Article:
The Bavarian über-coupé

Although the Berlin wall came down 30 years ago, it was actually not until the year after, in 1990, that German unification officially happened. In the same historical year BMW launched the 12-cylinder 850, a car that didn’t see a successor until this year, as noted by my co-writer Magnus in his post from February that can be read here. Magnus was far less enthusiastic about the new 850 than the old one, as am I, but unfortunately the first 850 can only be described as a failure, its success notably ruined by another world event a short while after – the first Gulf war. Today you can find a really good BMW 850i or Ci for EUR 2.000 per cylinder – and that, my friends, is a bargain worth writing about.

I have previously covered both mechanical (here) 12-cylinder and more modern 12-cylinder big coupés (here), but the 850 fell between the chairs on those two occasions and therefore now gets its own post, given my weak spot for this wonderful kind of automobile.

Let’s first do away with a misconception, namely that the 8-series coupé was intended as a successor of the 6-series. That was never the case, BMW clearly positioned the 850 higher up in the market, notably thanks to the famously smooth 5-litre, 12-cylinder engine originally developing 300 hp, a modest number today but oh so impressive back in the early 90’s. It was coupled to either a 4-speed automatic or a 6-speed manual gearbox, making it the the first 12-cylinder road car ever to be offered as a manual. From 1992, the 8-cylinder 840 was offered in parallel, but the first Gulf war made BMW cancel the plans for an M8 in 1991. Instead the 850 Ci saw its performance boosted to 326 hp in 1992 (the same year the “C” was added to the name), and the top of the range 850 CSi with 381 hp, produced between 1992 and 1996, was the most powerful version in the series. Production ended in 1999 and by that time only slightly over 31.000 cars had been built, of which only some 7.000 had been sold in the US – far below what BMW originally intended.

Set low with its stretched body, flowing lines, pop-up headlights (a clear tribute to the M1) and frameless doors, the 8-series has a wonderful 90’s look about it that in my view has aged really well. I remember thinking it was a really big car when I saw one the first time – that’s obviously no longer the case given how cars have evolved, but it’s still a 4.8 metre body and a true 4-seat coupé, although the back seats, especially in the leg-room area, are far more cramped than the size would lead you to believe. It was few years back I drove one, but I’ll never forget the smoothness of the engine – in normal speeds you can barely hear it and when pushed, it produces a lovely, classy, deep tone, oh so far away from turbo-charged, modern V8’s. The engine and the whole car quickly lets you know that it’s a travel companion, a true cruiser, intended for long, effortless stretches on a Bavarian autobahn or the sweeping curves of the route Napoléon with those pop-up headlights firmly pointed towards the Côte d’Azur.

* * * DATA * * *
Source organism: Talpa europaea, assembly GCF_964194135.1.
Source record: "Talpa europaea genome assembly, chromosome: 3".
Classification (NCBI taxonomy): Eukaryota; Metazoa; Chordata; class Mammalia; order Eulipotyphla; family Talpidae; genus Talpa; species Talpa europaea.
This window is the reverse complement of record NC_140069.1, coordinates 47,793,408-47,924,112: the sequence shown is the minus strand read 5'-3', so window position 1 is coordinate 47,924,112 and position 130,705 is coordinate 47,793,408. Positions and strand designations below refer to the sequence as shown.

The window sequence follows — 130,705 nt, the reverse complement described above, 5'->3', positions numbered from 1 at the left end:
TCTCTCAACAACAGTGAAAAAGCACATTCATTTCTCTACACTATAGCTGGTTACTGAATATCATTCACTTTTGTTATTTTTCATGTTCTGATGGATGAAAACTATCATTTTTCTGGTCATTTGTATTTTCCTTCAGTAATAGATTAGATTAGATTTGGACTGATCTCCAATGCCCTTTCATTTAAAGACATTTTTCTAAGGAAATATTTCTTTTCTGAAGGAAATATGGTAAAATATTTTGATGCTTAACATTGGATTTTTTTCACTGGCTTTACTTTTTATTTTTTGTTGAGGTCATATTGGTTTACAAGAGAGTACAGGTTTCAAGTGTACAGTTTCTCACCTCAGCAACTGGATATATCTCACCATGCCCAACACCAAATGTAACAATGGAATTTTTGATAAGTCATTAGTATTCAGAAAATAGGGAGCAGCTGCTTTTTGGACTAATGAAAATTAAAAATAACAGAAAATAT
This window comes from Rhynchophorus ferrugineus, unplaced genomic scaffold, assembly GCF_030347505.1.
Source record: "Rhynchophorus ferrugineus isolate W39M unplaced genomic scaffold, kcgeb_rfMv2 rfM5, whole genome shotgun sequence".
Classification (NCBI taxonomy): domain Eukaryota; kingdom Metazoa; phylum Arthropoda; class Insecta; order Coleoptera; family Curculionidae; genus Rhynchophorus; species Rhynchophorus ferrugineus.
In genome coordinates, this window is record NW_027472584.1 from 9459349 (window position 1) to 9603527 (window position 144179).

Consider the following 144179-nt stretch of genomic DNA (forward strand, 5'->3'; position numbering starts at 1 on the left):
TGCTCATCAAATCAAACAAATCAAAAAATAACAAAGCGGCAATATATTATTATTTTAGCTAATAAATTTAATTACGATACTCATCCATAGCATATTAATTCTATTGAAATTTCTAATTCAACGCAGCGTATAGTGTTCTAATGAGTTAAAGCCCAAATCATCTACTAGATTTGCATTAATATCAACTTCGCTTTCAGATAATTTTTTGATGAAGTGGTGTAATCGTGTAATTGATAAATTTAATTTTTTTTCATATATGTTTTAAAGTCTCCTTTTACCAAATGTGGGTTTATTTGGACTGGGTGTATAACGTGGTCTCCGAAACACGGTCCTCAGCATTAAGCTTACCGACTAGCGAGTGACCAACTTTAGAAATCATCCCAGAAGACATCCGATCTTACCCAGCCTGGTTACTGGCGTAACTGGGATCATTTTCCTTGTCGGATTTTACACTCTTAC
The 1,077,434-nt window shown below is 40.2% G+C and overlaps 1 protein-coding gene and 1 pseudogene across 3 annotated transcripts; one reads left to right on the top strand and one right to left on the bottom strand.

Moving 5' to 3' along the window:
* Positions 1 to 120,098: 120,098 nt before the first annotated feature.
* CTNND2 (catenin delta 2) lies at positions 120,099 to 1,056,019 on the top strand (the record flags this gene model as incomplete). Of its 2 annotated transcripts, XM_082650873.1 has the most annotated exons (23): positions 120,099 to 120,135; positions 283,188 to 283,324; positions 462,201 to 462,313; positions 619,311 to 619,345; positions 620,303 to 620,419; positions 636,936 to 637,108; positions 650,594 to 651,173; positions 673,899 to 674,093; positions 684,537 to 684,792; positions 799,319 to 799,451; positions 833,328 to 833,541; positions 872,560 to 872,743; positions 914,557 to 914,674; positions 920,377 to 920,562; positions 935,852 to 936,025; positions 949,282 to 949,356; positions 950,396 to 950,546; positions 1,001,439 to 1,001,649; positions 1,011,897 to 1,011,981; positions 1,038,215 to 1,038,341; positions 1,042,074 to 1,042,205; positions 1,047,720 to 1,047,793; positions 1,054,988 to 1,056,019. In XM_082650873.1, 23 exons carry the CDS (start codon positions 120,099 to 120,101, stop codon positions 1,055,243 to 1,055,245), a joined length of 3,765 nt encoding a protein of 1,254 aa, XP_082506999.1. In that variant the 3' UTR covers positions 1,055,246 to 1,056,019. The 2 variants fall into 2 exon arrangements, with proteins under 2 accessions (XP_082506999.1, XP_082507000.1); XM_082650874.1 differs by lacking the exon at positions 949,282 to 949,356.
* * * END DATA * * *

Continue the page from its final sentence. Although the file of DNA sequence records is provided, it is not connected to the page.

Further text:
The interior is quite a somber place with lots of buttons (we’re still talking pre-digital revolution here) and lots of black plastic, but at least there’s no outdated GPS to live with. If you’re lucky though, you may find one with a pre-historical mobile phone, mounted between the seats on the picture above!

If you’re in the market for an 850, it’s more important to find the right car than whether it’s a manual or automatic, or for that matter if it’s an i (300 hp) or a Ci (326 hp) – both will convey the same impression of superiority, and power will be plentiful. The 8-cylinder 840 with 286 hp will do the job almost as well, but obviously it’s not a 12-cylinder, which is a big part of what makes this car desirable, also from an investment angle. The only version that has shot up in price today is the top-of-the-line 850 Csi, of which only 1500 were built. Otherwise EUR 25.000 will get you a long way in terms of finding a good car, and I very much doubt they will ever get cheaper – especially the manual version. Maintenance cost will obviously be significant, but at the bargain price you get the car for, that’s where you can invest some of the savings from the purchase!